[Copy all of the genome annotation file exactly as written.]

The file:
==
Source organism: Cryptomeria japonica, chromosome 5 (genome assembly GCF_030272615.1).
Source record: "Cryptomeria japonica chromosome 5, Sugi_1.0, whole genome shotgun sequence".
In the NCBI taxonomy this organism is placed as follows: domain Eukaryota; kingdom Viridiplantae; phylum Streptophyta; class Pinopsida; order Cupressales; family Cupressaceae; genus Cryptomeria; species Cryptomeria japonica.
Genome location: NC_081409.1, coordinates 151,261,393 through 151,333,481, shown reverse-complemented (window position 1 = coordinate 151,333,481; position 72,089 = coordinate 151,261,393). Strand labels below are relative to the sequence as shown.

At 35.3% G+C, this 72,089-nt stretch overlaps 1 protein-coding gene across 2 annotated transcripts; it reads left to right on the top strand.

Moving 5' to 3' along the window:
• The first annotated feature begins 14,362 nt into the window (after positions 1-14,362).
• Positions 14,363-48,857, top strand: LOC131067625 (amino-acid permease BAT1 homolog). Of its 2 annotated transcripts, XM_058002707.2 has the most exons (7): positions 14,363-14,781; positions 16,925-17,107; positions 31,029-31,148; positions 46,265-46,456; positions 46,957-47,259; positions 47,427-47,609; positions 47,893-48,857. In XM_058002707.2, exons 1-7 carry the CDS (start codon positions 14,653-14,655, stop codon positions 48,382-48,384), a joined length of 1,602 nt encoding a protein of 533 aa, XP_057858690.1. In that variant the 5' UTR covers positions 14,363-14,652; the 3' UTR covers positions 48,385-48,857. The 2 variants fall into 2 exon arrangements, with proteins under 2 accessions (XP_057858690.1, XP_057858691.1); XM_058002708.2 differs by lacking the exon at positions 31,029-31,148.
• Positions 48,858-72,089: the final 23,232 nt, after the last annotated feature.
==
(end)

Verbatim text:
Source organism: Cryptomeria japonica, chromosome 5 (genome assembly GCF_030272615.1).
Source record: "Cryptomeria japonica chromosome 5, Sugi_1.0, whole genome shotgun sequence".
In the NCBI taxonomy this organism is placed as follows: domain Eukaryota; kingdom Viridiplantae; phylum Streptophyta; class Pinopsida; order Cupressales; family Cupressaceae; genus Cryptomeria; species Cryptomeria japonica.
Genome location: NC_081409.1, coordinates 151,261,393 through 151,333,481, shown reverse-complemented (window position 1 = coordinate 151,333,481; position 72,089 = coordinate 151,261,393). Strand labels below are relative to the sequence as shown.

At 35.3% G+C, this 72,089-nt stretch overlaps 1 protein-coding gene across 2 annotated transcripts; it reads left to right on the top strand.

Moving 5' to 3' along the window:
• The first annotated feature begins 14,362 nt into the window (after positions 1-14,362).
• Positions 14,363-48,857, top strand: LOC131067625 (amino-acid permease BAT1 homolog). Of its 2 annotated transcripts, XM_058002707.2 has the most exons (7): positions 14,363-14,781; positions 16,925-17,107; positions 31,029-31,148; positions 46,265-46,456; positions 46,957-47,259; positions 47,427-47,609; positions 47,893-48,857. In XM_058002707.2, exons 1-7 carry the CDS (start codon positions 14,653-14,655, stop codon positions 48,382-48,384), a joined length of 1,602 nt encoding a protein of 533 aa, XP_057858690.1. In that variant the 5' UTR covers positions 14,363-14,652; the 3' UTR covers positions 48,385-48,857. The 2 variants fall into 2 exon arrangements, with proteins under 2 accessions (XP_057858690.1, XP_057858691.1); XM_058002708.2 differs by lacking the exon at positions 31,029-31,148.
• Positions 48,858-72,089: the final 23,232 nt, after the last annotated feature.